You also paint the issue as entirely a matter of export figures, and  fail to take into account the multi-layered domestic effect of a $1 trillion-plus economy dedicating over 4% of its GNP to military spending. If the world ceased to be war-like, manufacture of weapons would eventually go into a sharp decline as there would be no demand for them. That includes a large reduction in requirements from America's native armed forces, which would probably have to be down-sized themselves sooner or later. This would not just lead to a cut in exports, but also to vast unemployment in the US arms industry and in its armed forces. We're probably talking upwards of ten million extra unemployed people in the USA alone.
It would be practically the death of major native manufacturing in the USA in fact. As so much other manufacturing industry in the USA is owned by other countries, and so many other consumables are imported from elsewhere, arms are pretty much the only major manufacturing industry that is still natively-run. The loss of a "few billion" in exports is therefore pretty serious when trade deficits are already so wide.
Even where arms are being "given away" to allies, the manufacture of the weapons still creates a lot of work that reduces unemployment. This even holds true with spending trillions on the war with Iraq, your claim of which actually underlines the point of this op rather than contradicting it. All the huge military resources expended there had to be manufactured, and afterwards replaced. Again, it creates work and staves off unemployment, stimulating the economy.  (There is even a school of economic thought that argues that the USA deliberately seeks out wars so that it can use up its arms stockpiles and so generate new business for the manufacturers. I don't buy this, as there is no evidence at all of wars being 'engineered' for this reason, but it does make coherent sense purely as an economic theory.) Conquering Iraq may have cost well over a trillion, and is projected to have passed the 2 trillion mark before the withdrawal is completed, but this has benefited arms manufacturers, as well as the many construction firms engaged in rebuilding the country; the overwhelming majority of them are, of course, American. (I reiterate that I'm not saying this was the motivation for war, I'm just saying it's a benefit that the US economy has gained from it.)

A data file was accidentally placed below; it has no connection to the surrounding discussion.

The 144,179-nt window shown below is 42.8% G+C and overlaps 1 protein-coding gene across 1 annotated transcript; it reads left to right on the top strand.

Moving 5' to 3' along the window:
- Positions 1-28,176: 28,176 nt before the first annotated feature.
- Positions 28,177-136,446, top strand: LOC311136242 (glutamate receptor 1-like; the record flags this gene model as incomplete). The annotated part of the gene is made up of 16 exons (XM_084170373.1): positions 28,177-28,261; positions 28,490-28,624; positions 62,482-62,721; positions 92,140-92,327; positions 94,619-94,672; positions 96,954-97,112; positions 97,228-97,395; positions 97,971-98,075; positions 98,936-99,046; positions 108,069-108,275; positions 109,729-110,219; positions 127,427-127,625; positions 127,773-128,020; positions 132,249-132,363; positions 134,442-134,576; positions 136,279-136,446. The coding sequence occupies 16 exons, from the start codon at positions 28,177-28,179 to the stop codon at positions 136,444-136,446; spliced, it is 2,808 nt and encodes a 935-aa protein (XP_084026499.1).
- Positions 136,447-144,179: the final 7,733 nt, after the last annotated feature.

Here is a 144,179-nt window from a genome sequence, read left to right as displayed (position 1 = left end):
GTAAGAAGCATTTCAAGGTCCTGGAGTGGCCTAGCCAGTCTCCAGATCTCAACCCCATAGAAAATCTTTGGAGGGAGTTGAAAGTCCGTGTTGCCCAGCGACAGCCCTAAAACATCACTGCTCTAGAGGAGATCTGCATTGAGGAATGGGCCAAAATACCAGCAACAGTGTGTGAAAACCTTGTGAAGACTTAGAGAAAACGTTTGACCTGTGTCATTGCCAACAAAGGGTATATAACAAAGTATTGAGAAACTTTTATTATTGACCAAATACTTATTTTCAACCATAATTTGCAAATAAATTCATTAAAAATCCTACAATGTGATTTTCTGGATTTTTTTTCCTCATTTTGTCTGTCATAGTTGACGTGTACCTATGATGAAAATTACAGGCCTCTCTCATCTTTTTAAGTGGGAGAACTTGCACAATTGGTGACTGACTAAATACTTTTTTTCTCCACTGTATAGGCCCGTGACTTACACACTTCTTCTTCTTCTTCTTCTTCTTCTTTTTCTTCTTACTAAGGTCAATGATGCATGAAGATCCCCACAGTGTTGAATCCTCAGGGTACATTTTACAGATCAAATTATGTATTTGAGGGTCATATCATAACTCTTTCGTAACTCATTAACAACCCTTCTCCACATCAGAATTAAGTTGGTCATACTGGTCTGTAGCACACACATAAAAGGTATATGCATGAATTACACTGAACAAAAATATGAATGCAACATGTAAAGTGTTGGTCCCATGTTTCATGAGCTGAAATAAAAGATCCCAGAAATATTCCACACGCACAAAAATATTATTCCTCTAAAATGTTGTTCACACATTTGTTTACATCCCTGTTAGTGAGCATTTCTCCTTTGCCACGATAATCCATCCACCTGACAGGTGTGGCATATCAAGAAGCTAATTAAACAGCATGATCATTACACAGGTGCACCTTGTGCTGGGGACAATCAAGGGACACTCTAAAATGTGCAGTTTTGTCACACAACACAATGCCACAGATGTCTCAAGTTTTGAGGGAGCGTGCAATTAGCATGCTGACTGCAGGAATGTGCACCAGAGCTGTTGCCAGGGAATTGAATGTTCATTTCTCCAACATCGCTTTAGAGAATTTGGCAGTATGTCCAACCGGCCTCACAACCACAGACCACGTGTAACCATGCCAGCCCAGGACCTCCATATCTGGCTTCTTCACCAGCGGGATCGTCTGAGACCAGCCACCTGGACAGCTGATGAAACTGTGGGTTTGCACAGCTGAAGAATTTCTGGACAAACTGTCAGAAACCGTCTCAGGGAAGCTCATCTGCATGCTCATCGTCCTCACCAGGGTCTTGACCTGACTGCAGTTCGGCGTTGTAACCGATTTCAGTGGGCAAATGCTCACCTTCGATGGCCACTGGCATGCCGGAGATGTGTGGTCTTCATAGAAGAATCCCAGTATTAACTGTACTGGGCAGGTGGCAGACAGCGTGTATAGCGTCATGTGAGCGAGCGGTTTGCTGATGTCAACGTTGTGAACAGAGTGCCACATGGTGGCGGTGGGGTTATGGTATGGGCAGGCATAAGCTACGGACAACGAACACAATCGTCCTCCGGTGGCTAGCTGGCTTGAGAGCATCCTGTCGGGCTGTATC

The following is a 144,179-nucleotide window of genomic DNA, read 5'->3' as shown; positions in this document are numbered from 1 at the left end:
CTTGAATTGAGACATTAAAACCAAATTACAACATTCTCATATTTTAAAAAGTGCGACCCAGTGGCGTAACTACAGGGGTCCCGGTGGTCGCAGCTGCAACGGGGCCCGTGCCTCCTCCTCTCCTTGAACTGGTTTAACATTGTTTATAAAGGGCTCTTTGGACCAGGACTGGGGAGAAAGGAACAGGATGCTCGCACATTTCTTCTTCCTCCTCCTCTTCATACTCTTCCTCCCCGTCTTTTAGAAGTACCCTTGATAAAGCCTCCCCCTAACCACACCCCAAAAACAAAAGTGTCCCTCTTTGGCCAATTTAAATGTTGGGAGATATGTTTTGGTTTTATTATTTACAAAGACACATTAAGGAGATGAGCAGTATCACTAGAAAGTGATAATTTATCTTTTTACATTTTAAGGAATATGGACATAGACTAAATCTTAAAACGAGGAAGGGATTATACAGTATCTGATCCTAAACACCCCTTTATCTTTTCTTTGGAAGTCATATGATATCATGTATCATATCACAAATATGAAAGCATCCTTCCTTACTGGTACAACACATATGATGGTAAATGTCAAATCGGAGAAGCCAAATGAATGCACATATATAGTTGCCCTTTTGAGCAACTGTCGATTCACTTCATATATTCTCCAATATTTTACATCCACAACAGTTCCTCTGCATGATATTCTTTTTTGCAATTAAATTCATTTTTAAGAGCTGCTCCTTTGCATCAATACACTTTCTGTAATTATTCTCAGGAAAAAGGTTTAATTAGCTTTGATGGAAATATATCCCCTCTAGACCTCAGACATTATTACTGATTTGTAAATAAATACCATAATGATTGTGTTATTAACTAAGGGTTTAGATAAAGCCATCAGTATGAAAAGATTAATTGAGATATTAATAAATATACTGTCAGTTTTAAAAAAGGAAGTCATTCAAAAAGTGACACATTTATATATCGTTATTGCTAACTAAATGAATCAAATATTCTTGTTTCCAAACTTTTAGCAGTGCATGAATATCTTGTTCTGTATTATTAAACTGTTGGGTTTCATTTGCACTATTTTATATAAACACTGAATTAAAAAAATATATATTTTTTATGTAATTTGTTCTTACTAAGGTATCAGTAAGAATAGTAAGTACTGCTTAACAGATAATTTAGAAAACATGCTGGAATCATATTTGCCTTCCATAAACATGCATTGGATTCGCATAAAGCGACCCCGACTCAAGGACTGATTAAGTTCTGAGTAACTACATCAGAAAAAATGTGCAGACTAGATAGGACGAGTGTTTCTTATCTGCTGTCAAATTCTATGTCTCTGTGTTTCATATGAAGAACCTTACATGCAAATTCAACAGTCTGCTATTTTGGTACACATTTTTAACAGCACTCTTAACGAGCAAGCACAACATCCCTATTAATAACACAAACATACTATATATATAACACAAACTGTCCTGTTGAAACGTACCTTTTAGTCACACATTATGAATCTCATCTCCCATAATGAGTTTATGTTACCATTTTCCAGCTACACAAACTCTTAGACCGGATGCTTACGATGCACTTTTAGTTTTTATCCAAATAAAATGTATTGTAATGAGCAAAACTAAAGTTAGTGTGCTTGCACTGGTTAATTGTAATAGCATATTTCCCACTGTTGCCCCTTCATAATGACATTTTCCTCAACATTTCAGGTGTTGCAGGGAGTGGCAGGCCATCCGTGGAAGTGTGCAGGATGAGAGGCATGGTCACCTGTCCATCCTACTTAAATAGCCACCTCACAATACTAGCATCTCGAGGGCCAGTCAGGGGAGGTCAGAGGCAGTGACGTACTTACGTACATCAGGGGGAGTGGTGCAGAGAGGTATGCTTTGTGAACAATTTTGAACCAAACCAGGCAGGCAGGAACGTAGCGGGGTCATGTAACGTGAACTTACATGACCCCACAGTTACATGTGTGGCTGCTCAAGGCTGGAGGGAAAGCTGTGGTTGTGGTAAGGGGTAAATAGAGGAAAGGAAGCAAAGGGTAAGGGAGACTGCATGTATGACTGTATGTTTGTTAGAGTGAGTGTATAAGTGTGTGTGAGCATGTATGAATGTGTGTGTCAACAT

Oh, and not that it's relevant, but your suggestion that the USA saw no need to defend Europe from the USSR and was only doing it for the sake of others is just humbug. The USA was following McCarthyist ideas and the Domino Theory; it was assumed that if regular trading partners in Western Europe were conquered by the USSR, they would be forced to stop trading with capitalist countries, the USA would lose its foothold in important foreign markets, and that would cripple its economy.

The Soviet economy, meanwhile, would grow further and further as more countries would be forced to open their markets to Moscow. This would eventually lead, it was assumed, to the USSR the economic powerhouse of the world, and the USA would no longer be able to afford to sustain its own military. Yes, the Domino Theory is simplistic and paranoid, but it was believed in very firmly by many in the US Government through the Cold War, and the motivation for it was chiefly self-interested.
Further, your claim that the USA was safe from the USSR during the Cold War is untrue, as the Russian ICBM and long-range bomber capability could attack any US city (a problem briefly exacerbated by the Cuban missile crisis).